Challenges

 

The society here persists to be largely pre literate oral culture where the written word either has a limited penetration or is understood by a few. While on paper, it might appear that primary schools exist on paper in almost every village of the district and that there is high percentage of enrolment and retention of all children attending school, however, if we move beyond the ‘official’ records, one would be revealed a different and a more complex picture. It is widely spoken that in some schools, even absent children are also marked present, especially when distribution of mid day rations is linked to attendance. There are not enough Govt. run upper primary schools/ middle schools in the rural region and communication hurdles in the arid zone is a reality.

Frequent teacher absenteeism, lack of educational materials, discriminatory behaviour of teachers or peers, use of language that is alien to the language that is spoken at home, absence of female teachers, lack of ability to meet the school’s academic demands, a poor learning atmosphere, lack of enthusiasm amongst teachers etc. are some of the other reasons discouraging children’s participation in schools. Pushing children from one grade to the next (no detention policy) without ensuring learning not only defeats the very purpose of schooling, but, as voiced by people, is actually cheating the poorest. There is growing evidence to show that those who can so afford are already taking recourse to private tuitions or private schools.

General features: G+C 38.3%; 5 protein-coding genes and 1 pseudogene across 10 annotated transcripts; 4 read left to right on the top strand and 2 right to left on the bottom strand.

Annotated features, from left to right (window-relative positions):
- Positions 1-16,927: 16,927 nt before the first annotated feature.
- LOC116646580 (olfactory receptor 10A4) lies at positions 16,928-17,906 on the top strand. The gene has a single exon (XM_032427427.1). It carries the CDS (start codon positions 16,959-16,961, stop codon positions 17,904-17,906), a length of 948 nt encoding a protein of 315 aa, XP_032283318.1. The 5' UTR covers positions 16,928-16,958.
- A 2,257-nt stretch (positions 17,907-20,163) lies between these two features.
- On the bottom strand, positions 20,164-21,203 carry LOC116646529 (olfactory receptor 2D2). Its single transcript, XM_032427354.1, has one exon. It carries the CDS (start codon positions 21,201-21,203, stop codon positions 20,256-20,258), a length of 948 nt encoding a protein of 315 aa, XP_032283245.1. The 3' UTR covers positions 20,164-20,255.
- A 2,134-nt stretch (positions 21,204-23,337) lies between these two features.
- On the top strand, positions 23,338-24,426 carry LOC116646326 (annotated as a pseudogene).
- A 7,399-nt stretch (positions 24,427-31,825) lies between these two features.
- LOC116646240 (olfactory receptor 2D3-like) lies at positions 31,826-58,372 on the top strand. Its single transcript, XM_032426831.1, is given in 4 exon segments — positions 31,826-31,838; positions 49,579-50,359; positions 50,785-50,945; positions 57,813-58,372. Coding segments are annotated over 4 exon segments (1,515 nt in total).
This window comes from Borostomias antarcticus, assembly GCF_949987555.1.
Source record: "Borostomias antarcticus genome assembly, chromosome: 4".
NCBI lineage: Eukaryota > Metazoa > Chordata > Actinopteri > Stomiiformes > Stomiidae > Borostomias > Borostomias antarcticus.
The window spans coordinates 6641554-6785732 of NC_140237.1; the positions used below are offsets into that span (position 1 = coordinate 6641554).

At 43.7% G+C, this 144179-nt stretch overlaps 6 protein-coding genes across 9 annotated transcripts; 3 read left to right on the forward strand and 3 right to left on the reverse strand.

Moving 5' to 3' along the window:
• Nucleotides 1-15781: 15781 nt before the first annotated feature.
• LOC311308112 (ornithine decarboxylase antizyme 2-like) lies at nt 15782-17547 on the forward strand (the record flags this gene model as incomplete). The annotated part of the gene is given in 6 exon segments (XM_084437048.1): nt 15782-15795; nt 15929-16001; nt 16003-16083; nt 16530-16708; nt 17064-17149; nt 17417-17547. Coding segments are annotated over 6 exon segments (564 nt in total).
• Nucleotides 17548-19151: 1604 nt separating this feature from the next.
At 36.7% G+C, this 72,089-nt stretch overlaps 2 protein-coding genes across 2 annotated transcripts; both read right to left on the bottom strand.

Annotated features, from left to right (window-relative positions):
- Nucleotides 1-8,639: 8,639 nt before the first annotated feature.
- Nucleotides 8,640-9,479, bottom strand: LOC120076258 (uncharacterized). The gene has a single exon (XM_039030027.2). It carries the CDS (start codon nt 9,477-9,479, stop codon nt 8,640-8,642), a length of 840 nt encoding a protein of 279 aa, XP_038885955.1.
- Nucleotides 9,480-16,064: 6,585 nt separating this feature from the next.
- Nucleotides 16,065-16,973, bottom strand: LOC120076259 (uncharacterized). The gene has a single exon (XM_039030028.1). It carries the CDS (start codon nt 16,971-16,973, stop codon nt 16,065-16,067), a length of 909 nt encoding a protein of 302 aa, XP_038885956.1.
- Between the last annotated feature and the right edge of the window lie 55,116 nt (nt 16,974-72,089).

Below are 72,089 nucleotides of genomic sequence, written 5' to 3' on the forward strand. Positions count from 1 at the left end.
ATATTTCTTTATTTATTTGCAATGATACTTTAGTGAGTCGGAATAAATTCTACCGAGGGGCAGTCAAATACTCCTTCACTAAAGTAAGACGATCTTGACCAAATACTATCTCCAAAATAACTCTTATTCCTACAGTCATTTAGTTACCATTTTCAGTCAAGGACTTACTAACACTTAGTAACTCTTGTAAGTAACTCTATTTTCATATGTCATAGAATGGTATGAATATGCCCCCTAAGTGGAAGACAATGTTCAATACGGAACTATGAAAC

Children from poor households tend to absent themselves for a range of reasons. Parents say it is difficult for them to ‘force’ their children to go to school, especially when ‘nothing much happens there’. One can easily spot young girls as well as boys playing cards or marbles on the roadside.

When it comes to the overall enrolment rate in schools, girls lag behind. The gender division of work and added responsibility of household work (which includes taking care of the siblings, attending to milch cows / goats, fetching fuel wood / fodder, water, running errands and looking after sick family members etc.) on girls in the family directly impacts on their learning abilities. Given the nutritional status of most poor children, energy levels are low and impact upon children’s ability to concentrate in school.

Enrolment and attendance is not only determined by economic situation but also by the social status of groups. The attitudes and prejudices of teachers and children regarding social and community identities of marginal groups in the school also play an important role in defining educational out- comes for the latter. Despite all tall claims and the fact that there exists a Govt. school in the vicinity in Gharsisar, education is still a distant dream for many a children, especially girl children.

These issues are related to access, the quality of education, existing social support systems which is coupled by the geophysical, socioeconomic conditions peculiar to the Thar.

Adverse conditions at home and the prevailing social structure hold back these children from asso- ciating themselves with the mainstream educational system. This has resulted in serious social implications, both within the family as well as within the society. The well being of the next generation also depends upon these factors.

And yet…Institute of Fundamental Studies and Research is convinced that ‘There is a notable willingness amongst the poor to pay (although ability is often limited or non-existent), and to make sacrifices for what they perceive to be good quality education at an affordable cost’.

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IFSAR humbly solicits your encouragement, support and continued patronage so the children of the Thar may realize their potentials more